Start of Spring 2022 Semester: NEW Information for COVID Safety

Dear Duquesne University students and parents,

As we look enter the New Year, I hope you're enjoying this holiday time with your families. As I noted in my last message, we're keeping close watch on how COVID issues continue to evolve.

Because of the impact of the recent Omicron surge and resulting disruption in travel and other services-and after consultation with my leadership team, the president of the Student Government Association and the president of the Faculty Senate-I've concluded that the process of returning to campus should be slightly modified in order to ensure the smooth return and safety of all students, particularly those who live at a distance. To help ensure such a smooth and safe process, the University is providing a ten-day flexible arrival period, details of which are included below. We are taking this step to deal with changing conditions and to ensure all students have time and flexibility to do what is necessary to return to campus safely.

It's important to emphasize that we're still starting the semester on time. In order to redouble our commitment to the wellbeing of our students, we will put enhanced safety precautions in place, including increased testing, mandatory indoor mask requirements and clear vaccine policy rules to guide the campus until the Omicron surge subsides. As part of this enhanced safety commitment:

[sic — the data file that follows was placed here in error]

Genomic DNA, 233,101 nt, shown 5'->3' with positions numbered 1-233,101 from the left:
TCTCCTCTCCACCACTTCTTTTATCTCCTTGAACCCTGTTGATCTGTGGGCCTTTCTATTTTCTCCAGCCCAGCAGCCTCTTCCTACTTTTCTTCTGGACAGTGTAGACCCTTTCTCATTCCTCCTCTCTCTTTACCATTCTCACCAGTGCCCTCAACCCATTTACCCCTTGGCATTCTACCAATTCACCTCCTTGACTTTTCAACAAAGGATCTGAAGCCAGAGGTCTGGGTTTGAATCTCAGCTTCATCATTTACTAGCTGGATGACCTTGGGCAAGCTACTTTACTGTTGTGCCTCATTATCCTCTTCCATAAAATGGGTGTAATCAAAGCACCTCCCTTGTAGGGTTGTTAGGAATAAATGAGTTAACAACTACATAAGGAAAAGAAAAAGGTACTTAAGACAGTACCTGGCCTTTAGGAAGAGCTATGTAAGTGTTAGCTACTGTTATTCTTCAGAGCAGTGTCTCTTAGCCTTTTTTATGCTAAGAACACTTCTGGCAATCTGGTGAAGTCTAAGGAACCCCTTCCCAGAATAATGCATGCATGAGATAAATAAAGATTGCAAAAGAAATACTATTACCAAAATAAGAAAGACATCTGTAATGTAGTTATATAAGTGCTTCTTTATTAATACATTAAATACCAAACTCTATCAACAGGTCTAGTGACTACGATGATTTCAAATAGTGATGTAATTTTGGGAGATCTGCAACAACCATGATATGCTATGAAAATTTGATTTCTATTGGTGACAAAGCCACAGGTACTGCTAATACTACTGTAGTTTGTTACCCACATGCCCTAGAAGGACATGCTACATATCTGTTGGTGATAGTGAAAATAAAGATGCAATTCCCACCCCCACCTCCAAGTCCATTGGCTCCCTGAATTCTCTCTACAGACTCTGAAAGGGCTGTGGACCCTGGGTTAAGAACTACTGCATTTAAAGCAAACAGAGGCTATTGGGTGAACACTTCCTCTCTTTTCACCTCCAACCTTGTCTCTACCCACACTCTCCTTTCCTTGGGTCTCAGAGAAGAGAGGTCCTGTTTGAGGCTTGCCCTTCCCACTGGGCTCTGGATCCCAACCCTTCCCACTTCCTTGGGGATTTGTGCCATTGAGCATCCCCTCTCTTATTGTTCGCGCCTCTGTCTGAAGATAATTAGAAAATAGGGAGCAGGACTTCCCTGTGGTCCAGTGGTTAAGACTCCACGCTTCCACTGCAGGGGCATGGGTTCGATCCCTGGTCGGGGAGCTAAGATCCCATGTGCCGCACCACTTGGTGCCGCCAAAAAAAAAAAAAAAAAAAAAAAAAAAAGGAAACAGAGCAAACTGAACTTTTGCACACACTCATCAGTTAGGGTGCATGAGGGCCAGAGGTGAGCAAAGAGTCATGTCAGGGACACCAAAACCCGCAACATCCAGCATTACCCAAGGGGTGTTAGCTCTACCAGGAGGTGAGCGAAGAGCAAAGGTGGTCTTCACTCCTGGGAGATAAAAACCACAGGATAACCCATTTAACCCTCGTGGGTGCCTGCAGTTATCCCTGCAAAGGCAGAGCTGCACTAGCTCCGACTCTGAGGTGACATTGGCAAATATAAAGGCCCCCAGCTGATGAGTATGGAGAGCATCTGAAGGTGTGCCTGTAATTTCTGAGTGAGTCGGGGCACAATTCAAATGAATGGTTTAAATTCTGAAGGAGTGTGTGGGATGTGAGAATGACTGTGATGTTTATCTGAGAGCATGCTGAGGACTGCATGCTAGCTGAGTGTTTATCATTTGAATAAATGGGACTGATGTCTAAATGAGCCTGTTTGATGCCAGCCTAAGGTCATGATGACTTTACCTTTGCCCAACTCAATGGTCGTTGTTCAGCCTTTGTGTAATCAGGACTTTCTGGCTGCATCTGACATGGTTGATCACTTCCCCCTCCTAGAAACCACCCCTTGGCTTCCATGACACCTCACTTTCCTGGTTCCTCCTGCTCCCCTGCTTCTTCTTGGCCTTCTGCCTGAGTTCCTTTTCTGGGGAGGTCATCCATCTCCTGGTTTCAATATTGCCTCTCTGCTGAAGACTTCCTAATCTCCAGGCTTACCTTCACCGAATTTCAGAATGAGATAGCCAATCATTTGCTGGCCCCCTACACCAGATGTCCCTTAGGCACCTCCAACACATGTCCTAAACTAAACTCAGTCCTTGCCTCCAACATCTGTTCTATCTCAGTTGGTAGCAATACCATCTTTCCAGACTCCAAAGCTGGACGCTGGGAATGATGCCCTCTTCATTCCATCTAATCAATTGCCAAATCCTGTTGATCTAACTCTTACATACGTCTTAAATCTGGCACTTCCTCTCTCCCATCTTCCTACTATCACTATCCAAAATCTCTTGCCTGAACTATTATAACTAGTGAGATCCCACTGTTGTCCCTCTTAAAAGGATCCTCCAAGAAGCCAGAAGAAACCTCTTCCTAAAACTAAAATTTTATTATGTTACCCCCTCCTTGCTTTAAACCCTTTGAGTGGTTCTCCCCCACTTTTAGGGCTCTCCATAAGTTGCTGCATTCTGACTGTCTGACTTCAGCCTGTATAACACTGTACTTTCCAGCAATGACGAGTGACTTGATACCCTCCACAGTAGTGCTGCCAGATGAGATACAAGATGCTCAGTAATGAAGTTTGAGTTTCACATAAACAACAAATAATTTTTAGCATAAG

• All students will need to have a negative COVID-test 48 hours prior to arrival on campus.
  • Students who test positive should stay home for at least 5 days, per CDC guidance, until they test negative. If students are symptomatic, they also should stay home until they secure a negative test.
  • All students will need to be tested shortly after they arrive on campus.

The intent of these measures is to level-set conditions when we return, and to monitor the presence of COVID from the starting point of the new semester. That way, we'll be better able to take reasonable safety measures throughout the semester, as conditions may demand. It is also critical that those who are eligible to get a booster do so, as soon as that is possible.